INTRODUCING MIGRAWARE (RURAL-URBAN MIGRATION AND CROSS BORDER MIGRATION IN WEST AFRICA – AN INTEGRATED ASSESSMENT FRAMEWORK FOR DRIVERS, PROCESSES AND SUSTAINABLE RESPONSES)
Over the past decades, drivers for global migration trends have shifted from the known conventional economic drivers to the now significant yet mundane multi-faceted set of factors influenced by climate variability. Despite passing a number of policies and regulations, several West African governments, through support from development partners and the growing scientific community are yet to come to terms with the climate-environment- migration nexus on one hand, and practically sustainable approaches to curb the situation on the other. This interest led to the birth of MIGRAWARE, a BMBF (German Ministry of Education and Research) and WASCAL (West African Service Centre on Climate Change and Adapted Landuse) funded project aimed at developing an integrated scientific/technological framework to explore drivers, processes and sustainable responses of rural-urban and cross-border migration in West Africa. The project will be implemented in Nigeria, Ghana and Burkina through the collaborative effort of over twenty renowned scientists drawn from FUT-MINNA (Nigeria), University of Cape Coast (Ghana), University of Nazi Boni (Burkina Faso), University of Halle-Wittenberg (Germany), University of Wurzburg (Germany), German Aerospace Centre (DRL), PiSolutions (Germany) and CoKnow (Germany).
MIGRAWARE addresses manifold drivers of migration such as land use/land cover changes, climate change and climate variability and will mobilize key local actors against risks and vulnerability to climate extremes as major intensification factors for migration across the sub-region. The project employs recent technological advancement in remote sensing, geographic information systems, big data analyses/modelling and citizen science approaches could provide the building blocks towards developing an overarching framework to support national government in adopting sustainable agriculture/climate smart landscapes as opportunities to reduce migration pressures within the sub-region.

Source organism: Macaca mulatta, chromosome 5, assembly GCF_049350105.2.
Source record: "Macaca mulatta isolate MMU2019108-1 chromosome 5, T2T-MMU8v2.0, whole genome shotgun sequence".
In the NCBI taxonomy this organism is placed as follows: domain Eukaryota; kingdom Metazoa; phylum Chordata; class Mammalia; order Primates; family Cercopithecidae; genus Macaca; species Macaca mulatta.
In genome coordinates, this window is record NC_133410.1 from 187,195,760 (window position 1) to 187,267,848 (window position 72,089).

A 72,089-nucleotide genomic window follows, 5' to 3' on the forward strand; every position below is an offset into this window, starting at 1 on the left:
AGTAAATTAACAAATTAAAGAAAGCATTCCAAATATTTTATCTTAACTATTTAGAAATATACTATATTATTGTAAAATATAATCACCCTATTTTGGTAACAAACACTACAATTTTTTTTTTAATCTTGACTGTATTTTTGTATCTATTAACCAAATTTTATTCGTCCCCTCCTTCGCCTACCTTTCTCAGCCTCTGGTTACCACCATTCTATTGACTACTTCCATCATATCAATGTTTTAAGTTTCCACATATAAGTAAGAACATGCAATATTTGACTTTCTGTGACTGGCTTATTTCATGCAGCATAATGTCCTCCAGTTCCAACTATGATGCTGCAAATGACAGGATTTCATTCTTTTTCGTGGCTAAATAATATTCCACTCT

To implement the research outputs and outcomes, FUT Minna will be the hub for education and training of future decision and policy makers. This would be achieved through co-developing and designing a curriculum to focus on how migration-climate interactions can be considered with modular elements transferred across WASCAL Graduate Studies Programmes (GSP) and to teaching across other German universities, while utilizing these innovative tools and skills. Capacity building is a critical component of the project and will occur throughout the research process. Furthermore, series of stakeholder workshops, focus group meetings and complementarily open space meetings will be implemented as a means act to build a framework of engagement and information exchange. The workshops will have representation from stakeholder and actors across governments, the professional and commercial sectors, practitioners, community representation, local experts and civil society as well as academics and experts. Additionally, MIGRAWARE will deliver a library- based open-source software solutions and products to strengthen the capacities of WASCAL and members of ECOWAS to process existing data, analyze governance instruments and their impacts and recommend improved strategies for managing drivers and trends for climate-induced migration.
By this announcement, we wish to encourage potential stakeholders, who may wish to add value to the research, to contact us via this email address: firstname.lastname@example.org
Prof A. A. Okhimamhe,
Professor of Geography (Remote Sensing Applications in Geographical Sciences including Climate Change);
The Project Manager for Nigeria and Director, Doctoral Research Programme on Climate Change and Human Habitat (CC&HH), West African Centre for Climate Change and Adapted Land Use (WASCAL), Federal University of Technology, Minna PMB 65, Niger State, NIGERIA